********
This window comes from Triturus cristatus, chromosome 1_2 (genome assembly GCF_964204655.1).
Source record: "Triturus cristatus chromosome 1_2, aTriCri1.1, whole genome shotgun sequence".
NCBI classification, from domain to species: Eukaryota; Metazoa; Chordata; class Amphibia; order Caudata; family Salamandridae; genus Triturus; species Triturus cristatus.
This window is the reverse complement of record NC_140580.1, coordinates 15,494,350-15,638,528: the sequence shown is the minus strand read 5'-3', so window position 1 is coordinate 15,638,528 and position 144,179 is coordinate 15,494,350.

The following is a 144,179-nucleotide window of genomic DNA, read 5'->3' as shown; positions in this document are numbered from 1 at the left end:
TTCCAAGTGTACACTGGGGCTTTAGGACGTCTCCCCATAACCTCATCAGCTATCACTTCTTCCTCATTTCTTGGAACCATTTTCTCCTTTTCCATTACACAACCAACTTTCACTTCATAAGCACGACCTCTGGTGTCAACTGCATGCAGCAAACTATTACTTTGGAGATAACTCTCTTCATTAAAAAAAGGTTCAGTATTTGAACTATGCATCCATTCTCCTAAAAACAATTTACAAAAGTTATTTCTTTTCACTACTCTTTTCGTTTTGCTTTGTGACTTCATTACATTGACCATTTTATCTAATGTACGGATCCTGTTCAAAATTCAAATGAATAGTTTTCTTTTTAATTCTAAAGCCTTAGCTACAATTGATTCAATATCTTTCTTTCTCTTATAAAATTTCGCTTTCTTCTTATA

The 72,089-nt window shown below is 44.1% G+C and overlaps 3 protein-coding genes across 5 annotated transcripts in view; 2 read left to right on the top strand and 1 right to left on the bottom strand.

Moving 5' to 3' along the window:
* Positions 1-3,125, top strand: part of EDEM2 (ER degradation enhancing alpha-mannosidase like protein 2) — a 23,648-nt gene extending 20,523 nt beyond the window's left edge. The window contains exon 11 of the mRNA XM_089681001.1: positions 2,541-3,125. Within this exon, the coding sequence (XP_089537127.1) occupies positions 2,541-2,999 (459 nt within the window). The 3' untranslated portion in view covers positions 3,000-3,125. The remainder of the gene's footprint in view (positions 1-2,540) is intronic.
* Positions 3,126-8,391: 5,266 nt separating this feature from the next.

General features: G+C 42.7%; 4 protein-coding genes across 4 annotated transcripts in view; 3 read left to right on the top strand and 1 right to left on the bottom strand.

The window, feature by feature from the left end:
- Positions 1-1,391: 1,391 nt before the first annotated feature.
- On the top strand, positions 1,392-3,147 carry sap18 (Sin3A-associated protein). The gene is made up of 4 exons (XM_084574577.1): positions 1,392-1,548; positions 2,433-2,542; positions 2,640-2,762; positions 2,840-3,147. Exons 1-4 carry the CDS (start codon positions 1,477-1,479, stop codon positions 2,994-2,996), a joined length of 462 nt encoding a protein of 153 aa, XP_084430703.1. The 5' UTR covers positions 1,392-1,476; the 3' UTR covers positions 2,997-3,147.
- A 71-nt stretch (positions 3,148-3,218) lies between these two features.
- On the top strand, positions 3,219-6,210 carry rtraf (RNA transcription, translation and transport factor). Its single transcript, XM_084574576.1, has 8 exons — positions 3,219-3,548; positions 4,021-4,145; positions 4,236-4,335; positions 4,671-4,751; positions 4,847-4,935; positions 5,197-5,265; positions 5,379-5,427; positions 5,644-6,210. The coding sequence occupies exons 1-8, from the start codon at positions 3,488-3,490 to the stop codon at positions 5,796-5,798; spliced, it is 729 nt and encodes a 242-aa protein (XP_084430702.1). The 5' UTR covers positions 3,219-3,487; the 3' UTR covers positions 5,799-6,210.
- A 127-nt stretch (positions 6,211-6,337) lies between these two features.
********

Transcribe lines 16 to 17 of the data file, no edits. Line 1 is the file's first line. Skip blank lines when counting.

- On the top strand, positions 3,219-6,210 carry rtraf (RNA transcription, translation and transport factor). Its single transcript, XM_084574576.1, has 8 exons — positions 3,219-3,548; positions 4,021-4,145; positions 4,236-4,335; positions 4,671-4,751; positions 4,847-4,935; positions 5,197-5,265; positions 5,379-5,427; positions 5,644-6,210. The coding sequence occupies exons 1-8, from the start codon at positions 3,488-3,490 to the stop codon at positions 5,796-5,798; spliced, it is 729 nt and encodes a 242-aa protein (XP_084430702.1). The 5' UTR covers positions 3,219-3,487; the 3' UTR covers positions 5,799-6,210.
- A 127-nt stretch (positions 6,211-6,337) lies between these two features.